The Lady of the Lake's gloomy predictions seem about to come true as droughts start draining Avalon. Global warming? Or something that only magic can heal? Environmental activism augments fantasy in T.A. Barron's books for kids. He reads from The Great Tree of Avalon: Child of the Dark Prophecy at Barnes & Noble Dublin (Wed., 4 p.m.). ... The beat goes on and on, as Oakland poet, jazzman, and friend-of-Ferlinghetti David Meltzer reads from Beat Thing, the latest of his forty books penned over forty years, at Alameda's Spellbinding Tales (Wed., 7 p.m.). ...I see London, I see France: New from Lonely Planet, The Travel Book presents photographs of every country on Earth. Peek at Paraguay and look at Liberia with editor Don George at Easy Going (Wed., 7:30 p.m.). ... When Anna Cypra Oliver's dad committed suicide, little did he dream that his five-year-old daughter would grow up and write a book about him. Oliver reads from Assembling My Father at Orinda Books (Thu., 4 p.m.). ...Jive to it or scrutinize it: Berkeley's Jazzschool (2087 Addison St.) presents a multimedia evening of poetry, paintings, photography, and performance, featuring Al Young, Kit Robinson, Mal Sharpe, Bill Moody, and others. $15; for details, call 866-384-3060 (Fri., 8 p.m.). ...Curious George today, and tomorrow the world. The Lafayette Library launches Children's Book Week with readings by the local fire chief, school boardmembers, and Mayor Erling Horn. All attendees score free pencils, bookmarks, and chances at bigger prizes (Mon., 3 p.m.). ...She moved from Pacific Heights to Amish country and wrote a book about it; her earlier book about Somalian-born Waris Dirie, who fled an arranged marriage and became a supermodel, is being made into a film. Cathleen Miller reads at Soda Center, Saint Mary's College (Mon., 7:30 p.m.). ...Diesel serves up Oakland's best tennis essayist, Joel Drucker, who reads from his new biography of the champ, Jimmy Connors Saved My Life (Tue., 7:30 p.m.). -- Anneli Rufus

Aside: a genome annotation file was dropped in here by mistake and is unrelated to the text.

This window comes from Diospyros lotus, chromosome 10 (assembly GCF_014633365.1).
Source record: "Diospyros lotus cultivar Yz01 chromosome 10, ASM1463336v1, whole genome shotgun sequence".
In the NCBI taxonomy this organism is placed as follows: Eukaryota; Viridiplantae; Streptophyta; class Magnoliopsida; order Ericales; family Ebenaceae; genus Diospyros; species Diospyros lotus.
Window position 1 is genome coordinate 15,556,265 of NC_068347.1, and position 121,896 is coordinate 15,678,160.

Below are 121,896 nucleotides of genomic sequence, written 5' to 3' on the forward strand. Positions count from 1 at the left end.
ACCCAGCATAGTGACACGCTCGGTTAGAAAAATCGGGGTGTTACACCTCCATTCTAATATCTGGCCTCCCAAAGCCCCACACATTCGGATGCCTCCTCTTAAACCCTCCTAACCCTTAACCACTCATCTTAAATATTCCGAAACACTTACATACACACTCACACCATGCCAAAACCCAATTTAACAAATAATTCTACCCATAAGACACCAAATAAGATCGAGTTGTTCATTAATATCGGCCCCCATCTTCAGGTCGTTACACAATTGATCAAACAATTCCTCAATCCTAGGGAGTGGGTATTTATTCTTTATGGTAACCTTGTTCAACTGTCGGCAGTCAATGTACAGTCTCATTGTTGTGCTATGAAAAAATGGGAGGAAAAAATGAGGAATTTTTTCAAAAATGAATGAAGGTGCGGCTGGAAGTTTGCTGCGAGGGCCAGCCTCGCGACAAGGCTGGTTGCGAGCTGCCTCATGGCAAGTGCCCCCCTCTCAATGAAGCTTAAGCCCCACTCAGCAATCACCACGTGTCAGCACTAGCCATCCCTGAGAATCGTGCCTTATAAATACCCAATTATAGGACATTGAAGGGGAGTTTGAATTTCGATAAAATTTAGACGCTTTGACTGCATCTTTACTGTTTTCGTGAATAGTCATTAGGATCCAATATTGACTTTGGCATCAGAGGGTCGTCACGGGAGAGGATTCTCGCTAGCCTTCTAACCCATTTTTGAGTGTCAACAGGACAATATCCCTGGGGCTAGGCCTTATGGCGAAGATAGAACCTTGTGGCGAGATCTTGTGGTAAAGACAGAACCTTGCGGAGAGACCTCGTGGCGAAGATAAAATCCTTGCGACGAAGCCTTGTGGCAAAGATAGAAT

What constitutes a "triple threat"? For the Triple Threat DJs, it's about mad scratching, beat-juggling, and overall selecting skills, road-tested and championship-approved. Former Invisibl Skratch Pikl DJ Shortkut holds the 1996 Zulu Nation International Champion and 1998 DMC West Coast Champion titles. His fellow former Pikl and Soul of Mischief, Apollo, founded SF's Beat Lounge and toured with Branford Marsalis' Buckshot LeFonque project; and 5th Platoon DJ Vinroc was the International Turntablist Federation World Advancement champ two years running (1997 and '98). Since teaming up, the trio has moved beyond mere deck pyrotechnics, producing music and creating original compositions with turntables and aplomb. The DJs' debut, 2003'sMany Styles, featured appearances by Zion I, Talib Kweli, Goapele, and many others, so who knows who'll show up at Club Oasis (135 12th St., Oakland) this weekend. But DJ G-Roove and DJ Satva will be on hand to help bump the 21-and-up party, just in case. $10. 510-763-0404. -- Stefanie kalem